Home » The outcry in defense of voice messages on WhatsApp, do we send them because we are no longer capable of writing?

The outcry in defense of voice messages on WhatsApp, do we send them because we are no longer capable of writing?

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The outcry in defense of voice messages on WhatsApp, do we send them because we are no longer capable of writing?

Whoever sends the voice, why doesn’t he write? We are at the mercy of other people’s talkativeness, forced to put up with minutes and minutes of voice messages that nine and a half times out of ten could be summarized in a sentence or two. The implication of the vocal is clear: I don’t have time to sit down and write something sensible and effective, so now you have to find the time to listen to my chatter.

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Among the hundreds of comments collected after the article reporting the ruling of The Emily Post Institute, for which vocals are now damned and even rude, there are several who on the contrary take sides in favor. First, voice messages can be very useful in all cases of Dsa, i.e. a specific learning disorder: vocal synthesis by transforming a text into audio is a valid alternative to the “classic reading” process: this is the so-called “reading with the ears”. He wrote to us a musician, who uses it for work and could no longer do without it. For some, who have friends abroad with a very inconvenient time zone, they are even “vital, without it you don’t know what you would do”.

But when do you respond? Text can’t wait, but vocals can?

Then there is a widespread interpretation, which considers the vowel to be less intrusive than a phone call and more delicate than a message. Many people think that when writing it is legitimate to expect an immediate response, but with a vocal instead the implication is: listen when you are comfortable, the response can wait. When this custom was born, why and how, considering that WhatsApp is an instant messaging application, it is not known. And we don’t even know if it’s that shared after all. I, who send the voicemail, perhaps expect a deferred response, but who receives it, does he know this?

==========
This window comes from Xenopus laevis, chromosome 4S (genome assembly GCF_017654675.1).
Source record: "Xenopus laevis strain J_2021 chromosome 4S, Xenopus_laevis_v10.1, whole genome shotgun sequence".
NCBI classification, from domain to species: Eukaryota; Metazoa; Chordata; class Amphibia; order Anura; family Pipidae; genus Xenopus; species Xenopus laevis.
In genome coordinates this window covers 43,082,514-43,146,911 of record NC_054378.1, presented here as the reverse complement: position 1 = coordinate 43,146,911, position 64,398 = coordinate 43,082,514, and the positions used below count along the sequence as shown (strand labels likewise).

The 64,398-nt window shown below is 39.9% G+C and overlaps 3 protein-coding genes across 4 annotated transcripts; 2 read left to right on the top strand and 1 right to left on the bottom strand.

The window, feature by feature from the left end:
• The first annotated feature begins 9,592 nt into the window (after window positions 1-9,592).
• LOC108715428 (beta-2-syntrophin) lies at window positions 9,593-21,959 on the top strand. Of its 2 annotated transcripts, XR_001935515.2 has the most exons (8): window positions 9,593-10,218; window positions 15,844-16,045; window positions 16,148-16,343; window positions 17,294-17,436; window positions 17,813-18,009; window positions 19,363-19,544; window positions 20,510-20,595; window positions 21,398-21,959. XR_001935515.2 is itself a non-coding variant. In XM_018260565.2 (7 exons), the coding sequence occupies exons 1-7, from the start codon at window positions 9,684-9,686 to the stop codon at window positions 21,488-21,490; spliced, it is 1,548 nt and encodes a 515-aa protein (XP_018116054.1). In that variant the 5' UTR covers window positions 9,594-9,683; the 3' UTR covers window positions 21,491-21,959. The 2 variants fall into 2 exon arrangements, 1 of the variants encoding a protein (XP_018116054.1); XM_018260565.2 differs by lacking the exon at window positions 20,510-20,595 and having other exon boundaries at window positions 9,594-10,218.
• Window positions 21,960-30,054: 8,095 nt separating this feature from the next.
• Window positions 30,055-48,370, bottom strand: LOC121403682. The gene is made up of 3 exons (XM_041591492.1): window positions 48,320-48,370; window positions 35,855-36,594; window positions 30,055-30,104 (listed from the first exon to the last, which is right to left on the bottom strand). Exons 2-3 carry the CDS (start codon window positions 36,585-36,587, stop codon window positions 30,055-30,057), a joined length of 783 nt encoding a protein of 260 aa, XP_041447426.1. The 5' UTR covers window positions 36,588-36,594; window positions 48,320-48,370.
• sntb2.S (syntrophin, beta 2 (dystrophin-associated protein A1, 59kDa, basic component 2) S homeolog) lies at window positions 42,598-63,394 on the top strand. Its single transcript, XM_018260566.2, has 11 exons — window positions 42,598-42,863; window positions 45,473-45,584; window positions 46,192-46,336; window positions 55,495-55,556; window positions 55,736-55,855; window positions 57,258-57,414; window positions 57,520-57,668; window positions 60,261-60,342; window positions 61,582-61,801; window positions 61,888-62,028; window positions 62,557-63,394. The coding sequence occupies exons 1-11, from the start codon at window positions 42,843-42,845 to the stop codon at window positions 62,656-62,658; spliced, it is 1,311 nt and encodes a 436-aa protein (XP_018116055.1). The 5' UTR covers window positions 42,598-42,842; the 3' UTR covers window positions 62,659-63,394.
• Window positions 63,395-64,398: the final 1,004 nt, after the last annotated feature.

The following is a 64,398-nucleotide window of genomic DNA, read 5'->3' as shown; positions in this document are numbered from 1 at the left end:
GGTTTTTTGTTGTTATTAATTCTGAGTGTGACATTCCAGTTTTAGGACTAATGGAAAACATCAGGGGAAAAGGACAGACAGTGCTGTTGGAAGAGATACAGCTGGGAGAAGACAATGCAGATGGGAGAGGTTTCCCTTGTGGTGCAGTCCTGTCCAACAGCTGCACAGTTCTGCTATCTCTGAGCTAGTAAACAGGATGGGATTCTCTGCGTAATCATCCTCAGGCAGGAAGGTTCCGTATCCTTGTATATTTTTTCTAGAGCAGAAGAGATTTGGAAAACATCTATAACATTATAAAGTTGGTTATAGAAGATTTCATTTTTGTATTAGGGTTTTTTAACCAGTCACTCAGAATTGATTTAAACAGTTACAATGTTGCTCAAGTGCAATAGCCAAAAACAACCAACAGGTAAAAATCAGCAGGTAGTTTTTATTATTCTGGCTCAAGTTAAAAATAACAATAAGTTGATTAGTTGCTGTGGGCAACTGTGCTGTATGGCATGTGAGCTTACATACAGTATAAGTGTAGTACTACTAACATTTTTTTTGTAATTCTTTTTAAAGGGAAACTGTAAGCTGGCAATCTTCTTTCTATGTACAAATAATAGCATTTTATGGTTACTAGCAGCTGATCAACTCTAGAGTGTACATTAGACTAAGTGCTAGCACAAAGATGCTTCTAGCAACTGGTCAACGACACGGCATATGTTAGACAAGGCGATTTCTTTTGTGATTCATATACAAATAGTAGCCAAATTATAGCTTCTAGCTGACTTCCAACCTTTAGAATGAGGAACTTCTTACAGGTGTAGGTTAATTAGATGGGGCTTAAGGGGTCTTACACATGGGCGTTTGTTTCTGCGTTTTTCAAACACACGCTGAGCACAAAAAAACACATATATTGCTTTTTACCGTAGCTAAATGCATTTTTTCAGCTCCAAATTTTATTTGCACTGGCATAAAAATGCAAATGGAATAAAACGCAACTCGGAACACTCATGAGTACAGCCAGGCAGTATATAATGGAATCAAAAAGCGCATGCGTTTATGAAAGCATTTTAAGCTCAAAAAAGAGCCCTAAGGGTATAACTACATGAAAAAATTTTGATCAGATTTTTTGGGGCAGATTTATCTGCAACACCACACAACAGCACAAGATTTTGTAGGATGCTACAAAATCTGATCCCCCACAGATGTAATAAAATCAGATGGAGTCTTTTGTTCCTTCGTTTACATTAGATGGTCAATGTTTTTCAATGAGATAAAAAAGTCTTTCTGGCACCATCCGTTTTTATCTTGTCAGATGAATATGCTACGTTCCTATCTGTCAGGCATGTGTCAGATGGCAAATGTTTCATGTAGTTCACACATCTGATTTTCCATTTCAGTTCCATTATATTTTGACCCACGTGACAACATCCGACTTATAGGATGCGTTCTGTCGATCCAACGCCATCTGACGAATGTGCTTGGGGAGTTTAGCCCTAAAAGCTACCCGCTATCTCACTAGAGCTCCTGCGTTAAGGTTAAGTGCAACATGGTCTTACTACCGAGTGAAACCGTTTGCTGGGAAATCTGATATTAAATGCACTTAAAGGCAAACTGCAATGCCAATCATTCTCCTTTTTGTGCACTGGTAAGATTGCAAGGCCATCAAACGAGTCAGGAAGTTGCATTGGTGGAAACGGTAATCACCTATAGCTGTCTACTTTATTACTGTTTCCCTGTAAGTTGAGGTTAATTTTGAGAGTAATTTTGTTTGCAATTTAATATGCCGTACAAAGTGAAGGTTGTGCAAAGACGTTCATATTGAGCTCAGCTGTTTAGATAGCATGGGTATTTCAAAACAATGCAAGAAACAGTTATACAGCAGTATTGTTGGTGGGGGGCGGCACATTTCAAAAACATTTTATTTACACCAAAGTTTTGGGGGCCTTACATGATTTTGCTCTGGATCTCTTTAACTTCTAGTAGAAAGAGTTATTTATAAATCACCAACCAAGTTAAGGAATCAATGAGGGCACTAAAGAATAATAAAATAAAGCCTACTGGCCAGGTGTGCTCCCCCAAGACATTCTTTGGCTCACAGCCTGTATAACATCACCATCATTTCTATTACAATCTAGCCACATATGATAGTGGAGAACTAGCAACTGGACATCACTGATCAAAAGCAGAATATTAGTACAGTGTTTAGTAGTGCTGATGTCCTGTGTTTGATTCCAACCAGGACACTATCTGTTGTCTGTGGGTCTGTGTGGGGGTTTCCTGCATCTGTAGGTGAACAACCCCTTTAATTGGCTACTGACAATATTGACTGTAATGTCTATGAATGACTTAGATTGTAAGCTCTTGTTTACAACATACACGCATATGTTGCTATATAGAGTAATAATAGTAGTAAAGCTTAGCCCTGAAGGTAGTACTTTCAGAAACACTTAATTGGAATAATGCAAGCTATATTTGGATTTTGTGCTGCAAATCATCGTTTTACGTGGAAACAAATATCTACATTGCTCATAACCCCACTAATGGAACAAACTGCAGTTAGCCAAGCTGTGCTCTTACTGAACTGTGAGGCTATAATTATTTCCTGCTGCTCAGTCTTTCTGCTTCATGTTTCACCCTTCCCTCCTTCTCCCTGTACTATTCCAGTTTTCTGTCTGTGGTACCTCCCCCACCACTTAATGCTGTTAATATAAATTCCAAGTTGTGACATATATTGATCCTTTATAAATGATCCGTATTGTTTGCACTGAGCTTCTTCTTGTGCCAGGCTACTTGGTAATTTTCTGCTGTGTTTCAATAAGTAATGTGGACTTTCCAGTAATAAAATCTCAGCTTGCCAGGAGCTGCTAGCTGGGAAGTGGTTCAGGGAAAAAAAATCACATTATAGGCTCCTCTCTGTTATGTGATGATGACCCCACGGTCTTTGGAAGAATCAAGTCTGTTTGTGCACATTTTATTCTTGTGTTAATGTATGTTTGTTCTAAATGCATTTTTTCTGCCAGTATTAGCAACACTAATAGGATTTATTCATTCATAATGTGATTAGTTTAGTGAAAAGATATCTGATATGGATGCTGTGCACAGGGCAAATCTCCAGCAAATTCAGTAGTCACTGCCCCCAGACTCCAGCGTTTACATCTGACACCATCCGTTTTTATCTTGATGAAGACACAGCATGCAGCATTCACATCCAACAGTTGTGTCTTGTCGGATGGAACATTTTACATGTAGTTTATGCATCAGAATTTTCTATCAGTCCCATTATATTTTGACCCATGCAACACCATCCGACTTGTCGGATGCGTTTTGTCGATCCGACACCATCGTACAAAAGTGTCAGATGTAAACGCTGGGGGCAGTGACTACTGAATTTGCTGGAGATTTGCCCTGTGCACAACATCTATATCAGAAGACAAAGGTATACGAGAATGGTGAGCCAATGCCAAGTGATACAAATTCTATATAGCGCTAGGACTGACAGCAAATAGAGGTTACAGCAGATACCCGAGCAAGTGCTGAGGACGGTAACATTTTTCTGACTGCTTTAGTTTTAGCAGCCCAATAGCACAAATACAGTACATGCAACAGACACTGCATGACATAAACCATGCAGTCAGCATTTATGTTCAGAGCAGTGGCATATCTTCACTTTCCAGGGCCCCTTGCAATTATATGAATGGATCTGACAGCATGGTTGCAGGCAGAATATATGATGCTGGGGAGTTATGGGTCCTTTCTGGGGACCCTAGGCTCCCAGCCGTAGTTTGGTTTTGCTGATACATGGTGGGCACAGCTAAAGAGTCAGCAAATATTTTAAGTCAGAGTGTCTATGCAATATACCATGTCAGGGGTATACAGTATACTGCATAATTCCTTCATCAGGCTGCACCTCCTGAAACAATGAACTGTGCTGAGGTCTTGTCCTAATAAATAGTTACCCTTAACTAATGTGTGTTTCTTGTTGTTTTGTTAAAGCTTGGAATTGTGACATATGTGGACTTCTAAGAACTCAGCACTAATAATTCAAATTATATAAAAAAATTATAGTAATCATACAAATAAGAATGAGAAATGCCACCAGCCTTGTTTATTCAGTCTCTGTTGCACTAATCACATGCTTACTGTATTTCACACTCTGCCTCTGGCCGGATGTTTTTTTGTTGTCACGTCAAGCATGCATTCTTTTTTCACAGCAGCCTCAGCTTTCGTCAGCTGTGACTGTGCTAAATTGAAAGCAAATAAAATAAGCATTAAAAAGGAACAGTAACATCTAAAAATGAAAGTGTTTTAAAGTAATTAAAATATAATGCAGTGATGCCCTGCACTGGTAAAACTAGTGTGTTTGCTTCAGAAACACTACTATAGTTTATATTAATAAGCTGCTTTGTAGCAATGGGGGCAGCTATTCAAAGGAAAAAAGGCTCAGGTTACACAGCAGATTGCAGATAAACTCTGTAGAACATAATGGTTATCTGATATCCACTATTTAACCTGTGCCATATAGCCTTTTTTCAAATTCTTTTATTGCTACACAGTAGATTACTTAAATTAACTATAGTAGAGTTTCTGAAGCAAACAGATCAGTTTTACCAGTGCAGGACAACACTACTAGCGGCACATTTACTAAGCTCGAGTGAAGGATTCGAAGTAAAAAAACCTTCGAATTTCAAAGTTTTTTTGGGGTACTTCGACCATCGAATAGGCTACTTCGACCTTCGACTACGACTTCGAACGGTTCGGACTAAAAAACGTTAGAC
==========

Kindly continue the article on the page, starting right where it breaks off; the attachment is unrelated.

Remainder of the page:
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Then there is a part of the comments that moves the issue a little further, from the joke to the indication of something decidedly more serious. We send vowels because they are so convenient, especially since we no longer know how to write. «It may not be a problem of etiquette – someone writes -. Many use the vowel because we no longer know how to write.” Is Italy an illiterate country? No, in the literal sense, that is, not knowing how to read or write. According to the 2020 Istat report, illiterates in Italy are 0.6% of the population (339,585 people), while literates without a qualification are 4% (2,186,331 people).

And then there is functional illiteracy. According to data from the 2019 Piaac-OECD survey, there is 5.5% who understand only elementary information, contained within very short texts, characterized by a basic vocabulary. Another 22.2%, however, are limited to understanding mixed texts (both paper and digital) as long as they are short enough. The 30% are functionally illiterate, double the European average (15%). A functional illiterate is more inclined to believe everything he reads uncritically, given that, as Piaac-OECD certifies, he is unable to understand what he reads. Has the situation changed in recent years? While waiting for fresher data, we can assume not: Italian students are doing worse and worse.

The alarm was raised in recent days by the latest edition of the Pisa survey, acronym for Programme for International Student Assessmentdesigned to assess the knowledge and skills of 15-year-old students. About 25% of 15-year-olds in OECD member countries – about 16 million in total – are estimated to have low achievement in math, reading and science. It’s worse than ten years ago, when there wasn’t even WhatsApp.

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